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Fossil Of 'World's Largest Parrot' That Lived 19 Million Years Ago Has Been Discovered

Fossil Of 'World's Largest Parrot' That Lived 19 Million Years Ago Has Been Discovered

All these years, scientists believed that kakapo was the largest known parrot. However, the newly discovered fossil reveals that Heracles weighed about 7kg (1.1st), twice as heavy as the kakapo.

In a truly remarkable discovery, fossils of the world's largest extinct parrot have just been uncovered in Central Otago, New Zealand. All these years, scientists believed that kakapo was the largest known parrot. However, the new species called Heracles Inexpectatus is believed to have weighed about 7kg (1.1st) which is more than twice as heavy as the kakapo.

According to the CNN report, the world's largest parrot lived in New Zealand around 19 million years ago and used its massive beak to crack open food. Heracles was reportedly a supersize parrot that stood over 3 feet tall and its fossils were found near St. Bathans in Central Otago, New Zealand. And interestingly, it is the same place where bird fossils from the Miocene period, ranging between 5.3 and 23 million years ago, had also been earlier found.

 



 

 

"New Zealand is well known for its giant birds," Trevor Worthy, study author, and Flinders University associate professor told CNN. "Not only moa dominated avifaunas, but giant geese and adzebills shared the forest floor, while a giant eagle ruled the skies. But until now, no one has ever found an extinct giant parrot - anywhere." The research was published in the journal Biology Letters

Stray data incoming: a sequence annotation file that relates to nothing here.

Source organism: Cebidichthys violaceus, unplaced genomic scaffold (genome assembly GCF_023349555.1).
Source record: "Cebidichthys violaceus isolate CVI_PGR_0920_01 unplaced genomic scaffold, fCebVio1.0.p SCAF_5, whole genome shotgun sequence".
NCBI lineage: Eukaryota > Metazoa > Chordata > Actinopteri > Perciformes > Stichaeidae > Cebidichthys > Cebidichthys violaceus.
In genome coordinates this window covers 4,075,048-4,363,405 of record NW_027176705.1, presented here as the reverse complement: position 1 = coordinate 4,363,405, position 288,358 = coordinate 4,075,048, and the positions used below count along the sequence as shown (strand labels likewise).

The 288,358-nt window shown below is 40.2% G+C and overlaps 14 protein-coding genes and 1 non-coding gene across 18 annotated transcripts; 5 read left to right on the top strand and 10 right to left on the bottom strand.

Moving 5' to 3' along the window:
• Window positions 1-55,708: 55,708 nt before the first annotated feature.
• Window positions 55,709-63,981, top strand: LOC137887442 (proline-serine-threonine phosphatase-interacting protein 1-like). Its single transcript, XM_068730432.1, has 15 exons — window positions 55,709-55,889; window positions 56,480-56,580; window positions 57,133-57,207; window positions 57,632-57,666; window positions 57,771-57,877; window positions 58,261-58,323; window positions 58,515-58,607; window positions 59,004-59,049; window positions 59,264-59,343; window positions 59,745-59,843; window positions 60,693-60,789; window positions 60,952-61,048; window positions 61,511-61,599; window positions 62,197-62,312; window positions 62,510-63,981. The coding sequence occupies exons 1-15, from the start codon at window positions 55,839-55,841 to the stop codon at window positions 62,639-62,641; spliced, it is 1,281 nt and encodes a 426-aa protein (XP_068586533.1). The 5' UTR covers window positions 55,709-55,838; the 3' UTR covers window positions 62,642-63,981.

New Zealand was known to be the home of many huge birds such as moa, geese, cranes, eagles. And the other nearby islands like Fiji were home to giant pigeons. But this is the first-ever giant parrot to be discovered anywhere in the world.

 



 

 

"Heracles, as the largest parrot ever, no doubt with a massive parrot beak that could crack wide open anything it fancied, may well have dined on more than conventional parrot foods, perhaps even other parrots," said Mike Archer, study author and professor from the University of New South Wales' Palaeontology, Geobiology and Earth Archives Research Centre. 

"Its rarity in the deposit is something we might expect if it was feeding higher up in the food chain. New Zealand keas, for example, have even developed a taste for sheep since these were introduced by European settlers in 1773," he added.

 



 

 

Due to a lack of predators, more often than not, it is New Zealand that has housed a large number of supersized species. According to the report, Heracles used to live in a diverse subtropical forest where many species of laurels and palms grew with podocarp trees.

"Undoubtedly, these provided a rich harvest of fruit important in the diet of Heracles and the parrots and pigeons it lived with. But on the forest floor Heracles competed with adzebills and the forerunners of moa," Suzanne Hand, study author, and professor at the University of New South Wales Sydney told the publication.

 



 

 

Paul Scofield, study author and senior curator at the Canterbury Museum in Christchurch, New Zealand also revealed that "the St Bathans fauna provides the only insight into the terrestrial birds and other animals that lived in New Zealand since dinosaurs roamed the land more than 66 million years ago. This was a very different place with a fauna very unlike that which survived into recent times."

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